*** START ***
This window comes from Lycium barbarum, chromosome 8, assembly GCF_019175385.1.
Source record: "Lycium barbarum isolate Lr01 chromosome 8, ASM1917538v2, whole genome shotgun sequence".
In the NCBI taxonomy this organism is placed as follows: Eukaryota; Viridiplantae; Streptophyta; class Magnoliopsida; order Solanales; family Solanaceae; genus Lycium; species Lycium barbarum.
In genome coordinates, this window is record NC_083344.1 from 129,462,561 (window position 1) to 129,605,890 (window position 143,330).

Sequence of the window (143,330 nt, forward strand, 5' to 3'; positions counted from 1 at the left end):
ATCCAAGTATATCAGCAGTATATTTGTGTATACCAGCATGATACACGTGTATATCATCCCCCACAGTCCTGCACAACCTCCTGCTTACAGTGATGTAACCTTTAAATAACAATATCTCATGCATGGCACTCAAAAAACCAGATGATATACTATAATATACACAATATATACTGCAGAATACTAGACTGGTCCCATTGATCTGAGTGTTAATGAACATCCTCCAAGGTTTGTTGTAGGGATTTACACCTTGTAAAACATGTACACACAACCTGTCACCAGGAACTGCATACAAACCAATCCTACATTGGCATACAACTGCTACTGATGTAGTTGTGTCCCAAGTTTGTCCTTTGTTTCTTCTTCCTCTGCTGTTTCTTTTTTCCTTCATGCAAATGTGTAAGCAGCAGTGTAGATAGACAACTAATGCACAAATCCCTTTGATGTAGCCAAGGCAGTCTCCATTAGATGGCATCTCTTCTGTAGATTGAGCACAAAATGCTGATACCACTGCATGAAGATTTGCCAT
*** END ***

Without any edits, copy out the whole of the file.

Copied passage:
This window comes from Lycium barbarum, chromosome 8, assembly GCF_019175385.1.
Source record: "Lycium barbarum isolate Lr01 chromosome 8, ASM1917538v2, whole genome shotgun sequence".
In the NCBI taxonomy this organism is placed as follows: Eukaryota; Viridiplantae; Streptophyta; class Magnoliopsida; order Solanales; family Solanaceae; genus Lycium; species Lycium barbarum.
In genome coordinates, this window is record NC_083344.1 from 129,462,561 (window position 1) to 129,605,890 (window position 143,330).

Sequence of the window (143,330 nt, forward strand, 5' to 3'; positions counted from 1 at the left end):
ATCCAAGTATATCAGCAGTATATTTGTGTATACCAGCATGATACACGTGTATATCATCCCCCACAGTCCTGCACAACCTCCTGCTTACAGTGATGTAACCTTTAAATAACAATATCTCATGCATGGCACTCAAAAAACCAGATGATATACTATAATATACACAATATATACTGCAGAATACTAGACTGGTCCCATTGATCTGAGTGTTAATGAACATCCTCCAAGGTTTGTTGTAGGGATTTACACCTTGTAAAACATGTACACACAACCTGTCACCAGGAACTGCATACAAACCAATCCTACATTGGCATACAACTGCTACTGATGTAGTTGTGTCCCAAGTTTGTCCTTTGTTTCTTCTTCCTCTGCTGTTTCTTTTTTCCTTCATGCAAATGTGTAAGCAGCAGTGTAGATAGACAACTAATGCACAAATCCCTTTGATGTAGCCAAGGCAGTCTCCATTAGATGGCATCTCTTCTGTAGATTGAGCACAAAATGCTGATACCACTGCATGAAGATTTGCCAT